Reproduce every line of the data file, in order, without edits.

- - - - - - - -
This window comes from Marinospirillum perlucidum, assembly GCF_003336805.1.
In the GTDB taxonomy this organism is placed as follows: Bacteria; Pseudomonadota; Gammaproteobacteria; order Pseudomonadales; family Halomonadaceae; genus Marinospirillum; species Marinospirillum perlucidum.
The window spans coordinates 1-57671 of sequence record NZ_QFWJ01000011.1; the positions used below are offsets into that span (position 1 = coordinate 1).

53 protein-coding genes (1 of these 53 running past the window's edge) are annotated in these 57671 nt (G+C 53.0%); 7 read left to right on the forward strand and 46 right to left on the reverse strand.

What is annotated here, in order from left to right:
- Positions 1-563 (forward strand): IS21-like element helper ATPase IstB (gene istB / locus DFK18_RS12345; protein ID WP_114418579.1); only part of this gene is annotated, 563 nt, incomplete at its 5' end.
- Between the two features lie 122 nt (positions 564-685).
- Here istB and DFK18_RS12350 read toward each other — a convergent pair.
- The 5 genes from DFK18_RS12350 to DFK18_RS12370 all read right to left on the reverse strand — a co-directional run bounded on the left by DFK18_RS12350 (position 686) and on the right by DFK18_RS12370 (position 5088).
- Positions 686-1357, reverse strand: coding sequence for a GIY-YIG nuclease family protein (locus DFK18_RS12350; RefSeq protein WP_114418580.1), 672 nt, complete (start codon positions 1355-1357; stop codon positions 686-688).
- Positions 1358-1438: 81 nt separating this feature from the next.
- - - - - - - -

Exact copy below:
This window comes from Marinospirillum perlucidum, assembly GCF_003336805.1.
In the GTDB taxonomy this organism is placed as follows: Bacteria; Pseudomonadota; Gammaproteobacteria; order Pseudomonadales; family Halomonadaceae; genus Marinospirillum; species Marinospirillum perlucidum.
The window spans coordinates 1-57671 of sequence record NZ_QFWJ01000011.1; the positions used below are offsets into that span (position 1 = coordinate 1).

53 protein-coding genes (1 of these 53 running past the window's edge) are annotated in these 57671 nt (G+C 53.0%); 7 read left to right on the forward strand and 46 right to left on the reverse strand.

What is annotated here, in order from left to right:
- Positions 1-563 (forward strand): IS21-like element helper ATPase IstB (gene istB / locus DFK18_RS12345; protein ID WP_114418579.1); only part of this gene is annotated, 563 nt, incomplete at its 5' end.
- Between the two features lie 122 nt (positions 564-685).
- Here istB and DFK18_RS12350 read toward each other — a convergent pair.
- The 5 genes from DFK18_RS12350 to DFK18_RS12370 all read right to left on the reverse strand — a co-directional run bounded on the left by DFK18_RS12350 (position 686) and on the right by DFK18_RS12370 (position 5088).
- Positions 686-1357, reverse strand: coding sequence for a GIY-YIG nuclease family protein (locus DFK18_RS12350; RefSeq protein WP_114418580.1), 672 nt, complete (start codon positions 1355-1357; stop codon positions 686-688).
- Positions 1358-1438: 81 nt separating this feature from the next.